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7 Ways to Eat Better Every Day

a bowl of food with quinoa, shredded carrots, cabbage and spinach

 

Canada’s Food Guide gives us general information about healthy eating. Now, a new report – Applying Canada’s Dietary Guidelines – by Health Canada shares additional recommendations to help you meet your nutritional needs. Here are 7 things you can do to eat better and why!

1. Eat a dark green veggie every day

Did you know that vegetables and fruit make up less than 25% of the foods we eat? We need to eat a dark green vegetable every day for essential vitamins and minerals, especially folate and iron.

Folate and iron are both important for red blood cells which carry oxygen from our lungs throughout our body.

Special attention: For adolescents and adults who could become pregnant and those who are pregnant / breastfeeding, eat foods rich in folate as well as take a daily multivitamin supplement with 400 mcg folic acid (400 micrograms or 0.4 milligrams). During pregnancy, the multivitamin should also contain iron.

Examples of dark green veggies:

  • Arugula
  • Asparagus
  • Beet greens
  • Bok choy
  • Broccoli
  • Brussels sprouts
  • Chinese broccoli
  • Collards
  • Dandelion greens
  • Fiddleheads
  • Green beans
  • Green peas
  • Kale
  • Mustard greens
  • Okra
  • Parsley (fresh)
  • Rapini
  • Romaine lettuce
  • Spinach
  • Swiss chard
  • Seaweed (some types: kelp, dulse, wakame)
  • Taro leaves
  • Turnip greens
  • Watercress

Recipe ideas: Kale Chickpea Salad with Trout, Blistered Green Beans with Ginger

2. Eat an orange veggie a few times a week

Orange veggies are super sources of beta-carotene which convert to vitamin A in our body. Vitamin A plays a role in keeping our eyes, skin and immune system healthy.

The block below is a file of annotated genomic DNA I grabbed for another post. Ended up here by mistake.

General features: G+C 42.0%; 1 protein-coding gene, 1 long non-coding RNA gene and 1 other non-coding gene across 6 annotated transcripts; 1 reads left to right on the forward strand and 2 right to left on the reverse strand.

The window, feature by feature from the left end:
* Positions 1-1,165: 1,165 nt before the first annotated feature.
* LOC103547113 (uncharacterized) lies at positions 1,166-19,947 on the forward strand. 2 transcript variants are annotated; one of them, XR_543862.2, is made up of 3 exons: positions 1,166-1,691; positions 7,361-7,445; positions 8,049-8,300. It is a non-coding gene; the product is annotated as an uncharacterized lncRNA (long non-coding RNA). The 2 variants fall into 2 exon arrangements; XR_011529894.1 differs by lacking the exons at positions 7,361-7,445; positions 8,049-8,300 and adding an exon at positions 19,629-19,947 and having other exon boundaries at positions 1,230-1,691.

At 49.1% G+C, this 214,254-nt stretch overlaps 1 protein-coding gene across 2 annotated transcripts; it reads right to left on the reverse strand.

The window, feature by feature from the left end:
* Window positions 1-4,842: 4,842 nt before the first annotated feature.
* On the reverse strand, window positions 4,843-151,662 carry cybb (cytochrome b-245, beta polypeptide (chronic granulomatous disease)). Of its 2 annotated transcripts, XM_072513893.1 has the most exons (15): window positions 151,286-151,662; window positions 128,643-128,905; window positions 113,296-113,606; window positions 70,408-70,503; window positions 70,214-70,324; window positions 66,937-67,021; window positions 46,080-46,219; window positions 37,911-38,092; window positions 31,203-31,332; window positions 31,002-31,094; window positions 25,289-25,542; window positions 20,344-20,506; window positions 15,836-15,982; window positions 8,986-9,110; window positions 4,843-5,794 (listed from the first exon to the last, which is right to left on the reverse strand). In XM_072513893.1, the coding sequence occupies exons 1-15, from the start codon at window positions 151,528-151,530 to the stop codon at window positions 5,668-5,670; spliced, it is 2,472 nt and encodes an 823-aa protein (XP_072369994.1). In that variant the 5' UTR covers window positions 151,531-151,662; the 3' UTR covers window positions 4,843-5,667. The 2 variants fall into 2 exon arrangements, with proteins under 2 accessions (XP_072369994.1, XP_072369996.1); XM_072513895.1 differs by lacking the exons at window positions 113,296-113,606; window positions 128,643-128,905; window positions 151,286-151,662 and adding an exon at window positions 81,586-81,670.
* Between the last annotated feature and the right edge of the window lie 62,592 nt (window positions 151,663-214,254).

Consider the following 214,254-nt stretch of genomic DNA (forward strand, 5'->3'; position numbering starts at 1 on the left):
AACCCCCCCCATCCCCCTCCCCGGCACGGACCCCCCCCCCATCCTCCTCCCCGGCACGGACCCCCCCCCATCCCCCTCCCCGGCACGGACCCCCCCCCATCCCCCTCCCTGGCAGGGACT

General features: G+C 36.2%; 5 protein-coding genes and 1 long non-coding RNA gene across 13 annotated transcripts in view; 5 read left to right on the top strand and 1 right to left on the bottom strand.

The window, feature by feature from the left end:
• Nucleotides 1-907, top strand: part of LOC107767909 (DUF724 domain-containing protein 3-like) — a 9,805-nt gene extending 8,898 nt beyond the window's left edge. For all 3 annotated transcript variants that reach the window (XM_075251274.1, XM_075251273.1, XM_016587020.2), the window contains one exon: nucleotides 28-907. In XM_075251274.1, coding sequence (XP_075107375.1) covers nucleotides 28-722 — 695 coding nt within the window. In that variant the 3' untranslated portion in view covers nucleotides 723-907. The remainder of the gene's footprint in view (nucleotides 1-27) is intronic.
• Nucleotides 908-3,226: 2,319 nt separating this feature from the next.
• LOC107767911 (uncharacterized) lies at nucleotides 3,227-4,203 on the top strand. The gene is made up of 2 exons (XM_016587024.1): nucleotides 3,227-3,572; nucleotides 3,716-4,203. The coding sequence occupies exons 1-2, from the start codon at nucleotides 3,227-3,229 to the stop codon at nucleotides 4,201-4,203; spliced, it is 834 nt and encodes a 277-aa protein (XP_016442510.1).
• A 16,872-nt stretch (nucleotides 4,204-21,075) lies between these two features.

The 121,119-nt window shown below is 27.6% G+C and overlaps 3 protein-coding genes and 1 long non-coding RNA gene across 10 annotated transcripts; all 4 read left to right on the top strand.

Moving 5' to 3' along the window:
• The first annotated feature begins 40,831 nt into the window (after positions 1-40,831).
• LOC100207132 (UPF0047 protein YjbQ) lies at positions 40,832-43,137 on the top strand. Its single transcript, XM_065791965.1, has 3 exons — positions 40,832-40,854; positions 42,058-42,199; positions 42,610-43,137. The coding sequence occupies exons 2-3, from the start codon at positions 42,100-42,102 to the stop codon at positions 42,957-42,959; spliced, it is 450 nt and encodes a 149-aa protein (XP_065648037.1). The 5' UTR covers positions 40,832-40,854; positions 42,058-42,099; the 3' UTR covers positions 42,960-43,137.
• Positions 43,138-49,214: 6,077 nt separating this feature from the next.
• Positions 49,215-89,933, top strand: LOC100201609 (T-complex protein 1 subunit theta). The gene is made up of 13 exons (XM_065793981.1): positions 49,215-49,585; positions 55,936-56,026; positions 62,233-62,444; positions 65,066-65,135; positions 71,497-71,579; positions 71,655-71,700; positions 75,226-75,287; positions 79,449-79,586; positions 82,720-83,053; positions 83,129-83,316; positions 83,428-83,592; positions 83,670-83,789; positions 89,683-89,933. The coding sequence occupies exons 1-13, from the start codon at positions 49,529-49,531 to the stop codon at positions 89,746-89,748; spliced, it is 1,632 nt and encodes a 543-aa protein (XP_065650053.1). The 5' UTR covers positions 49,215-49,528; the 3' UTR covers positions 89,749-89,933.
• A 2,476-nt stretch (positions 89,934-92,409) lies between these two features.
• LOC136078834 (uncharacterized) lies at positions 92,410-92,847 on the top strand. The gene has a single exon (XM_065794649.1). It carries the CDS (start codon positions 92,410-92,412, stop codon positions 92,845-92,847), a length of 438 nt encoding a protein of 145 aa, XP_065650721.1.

Special attention: Men and individuals who are breastfeeding should enjoy orange veggies more often – on most days of the week.

Examples of orange veggies:

  • Acorn squash
  • Butternut squash
  • Carrots
  • Hubbard squash
  • Pumpkin
  • Red and orange peppers
  • Sweet potato

Recipe ideas: Mexican Stuffed Peppers with Quinoa, Beans and Corn, Sheet Pan Pork Tenderloin with Sweet Potatoes and Asparagus

3. Enjoy a variety of whole grains

On average, less than 30% of the total grains we eat are whole grain or whole wheat. Not only are whole grains naturally low in saturated fat, sodium and sugars but they also provide folate, thiamin, vitamin B6, iron, zinc, magnesium and fibre.

Enriched, refined grain foods (such as white rice and white bread) also provide iron and folic acid. However, breads can be a top source of sodium, and refined breakfast cereals / granola bars can be a source of added sugars.

Examples of whole grains:

  • Amaranth
  • Barley
  • Brown rice
  • Buckwheat
  • Bulgur
  • Corn
  • Farro
  • Kamut
  • Millet
  • Oats
  • Popcorn
  • Quinoa
  • Rye
  • Sorghum
  • Spelt
  • Teff
  • Whole wheat bread
  • Whole wheat pasta

Recipe ideas: Baked Mushroom and Herb Barley Risotto, Bulgur Chicken Burgers with Yogurt Sauce

4. Enjoy legumes, tofu, nuts or seeds every day for protein

Canada’s food guide recommends eating plant-based foods more often to reduce our overall intake of saturated fat. Currently, less than 20% of the protein foods we eat are plant-based. To pump up the plant protein, eat legumes (dried peas, beans, lentils, peanuts) or tofu at least once a day, as well as nuts or seeds at least once a day.

Recipe ideas: Chickpea Burger, Crispy Tofu Noodle Bowl

5. Eat foods with unsaturated fat

Replace foods high in saturated fat with foods which contain mostly unsaturated fat such as:

  • avocado
  • eggs
  • fish and fatty fish (salmon, trout, herring, sardines, mackerel, arctic char)
  • lean cuts of meat and wild grame
  • lower fat dairy products, fortified soy beverages
  • nuts, nut butters, seeds
  • poultry without skin
  • hummum
  • tofu
  • vegetable oils

Special attention: Help young children enjoy a variety of these foods throughout the day to help them meet their nutritional requirements for fat and calories.

Recipe ideas: Light Lemony Spring Herb Hummus, Crunchy Flax Chicken Nuggets

6. Get calcium every day

Calcium is a nutrient needed at all stages of life for bone health. Look for choices which meet your traditions and personal / cultural preferences.

Special attention: Children, adolescents, adult female and older adults have higher needs for calcium than others, so should include calcium containing foods at all meals and some snacks.